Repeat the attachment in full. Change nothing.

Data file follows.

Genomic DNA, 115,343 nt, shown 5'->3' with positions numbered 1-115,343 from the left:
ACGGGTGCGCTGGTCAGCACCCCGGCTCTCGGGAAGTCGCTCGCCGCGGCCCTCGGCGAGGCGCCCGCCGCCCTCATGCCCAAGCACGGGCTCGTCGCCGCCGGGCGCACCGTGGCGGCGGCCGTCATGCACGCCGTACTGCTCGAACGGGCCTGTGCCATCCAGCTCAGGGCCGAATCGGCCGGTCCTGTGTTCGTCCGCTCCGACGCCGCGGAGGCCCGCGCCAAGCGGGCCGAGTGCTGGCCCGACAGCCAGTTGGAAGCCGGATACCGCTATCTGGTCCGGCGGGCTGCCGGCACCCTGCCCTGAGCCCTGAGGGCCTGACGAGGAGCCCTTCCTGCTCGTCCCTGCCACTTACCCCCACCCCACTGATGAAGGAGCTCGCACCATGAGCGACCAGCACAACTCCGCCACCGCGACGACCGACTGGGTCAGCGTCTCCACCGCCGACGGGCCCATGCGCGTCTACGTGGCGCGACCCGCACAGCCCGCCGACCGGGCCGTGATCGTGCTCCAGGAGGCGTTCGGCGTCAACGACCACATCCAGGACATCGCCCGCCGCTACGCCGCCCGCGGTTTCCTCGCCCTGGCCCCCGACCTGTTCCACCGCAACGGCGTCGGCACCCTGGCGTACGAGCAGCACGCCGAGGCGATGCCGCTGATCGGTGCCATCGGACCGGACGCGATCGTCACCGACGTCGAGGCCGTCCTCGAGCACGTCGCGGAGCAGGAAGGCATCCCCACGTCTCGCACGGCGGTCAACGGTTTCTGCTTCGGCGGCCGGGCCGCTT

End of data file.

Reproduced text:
Genomic DNA, 115,343 nt, shown 5'->3' with positions numbered 1-115,343 from the left:
ACGGGTGCGCTGGTCAGCACCCCGGCTCTCGGGAAGTCGCTCGCCGCGGCCCTCGGCGAGGCGCCCGCCGCCCTCATGCCCAAGCACGGGCTCGTCGCCGCCGGGCGCACCGTGGCGGCGGCCGTCATGCACGCCGTACTGCTCGAACGGGCCTGTGCCATCCAGCTCAGGGCCGAATCGGCCGGTCCTGTGTTCGTCCGCTCCGACGCCGCGGAGGCCCGCGCCAAGCGGGCCGAGTGCTGGCCCGACAGCCAGTTGGAAGCCGGATACCGCTATCTGGTCCGGCGGGCTGCCGGCACCCTGCCCTGAGCCCTGAGGGCCTGACGAGGAGCCCTTCCTGCTCGTCCCTGCCACTTACCCCCACCCCACTGATGAAGGAGCTCGCACCATGAGCGACCAGCACAACTCCGCCACCGCGACGACCGACTGGGTCAGCGTCTCCACCGCCGACGGGCCCATGCGCGTCTACGTGGCGCGACCCGCACAGCCCGCCGACCGGGCCGTGATCGTGCTCCAGGAGGCGTTCGGCGTCAACGACCACATCCAGGACATCGCCCGCCGCTACGCCGCCCGCGGTTTCCTCGCCCTGGCCCCCGACCTGTTCCACCGCAACGGCGTCGGCACCCTGGCGTACGAGCAGCACGCCGAGGCGATGCCGCTGATCGGTGCCATCGGACCGGACGCGATCGTCACCGACGTCGAGGCCGTCCTCGAGCACGTCGCGGAGCAGGAAGGCATCCCCACGTCTCGCACGGCGGTCAACGGTTTCTGCTTCGGCGGCCGGGCCGCTT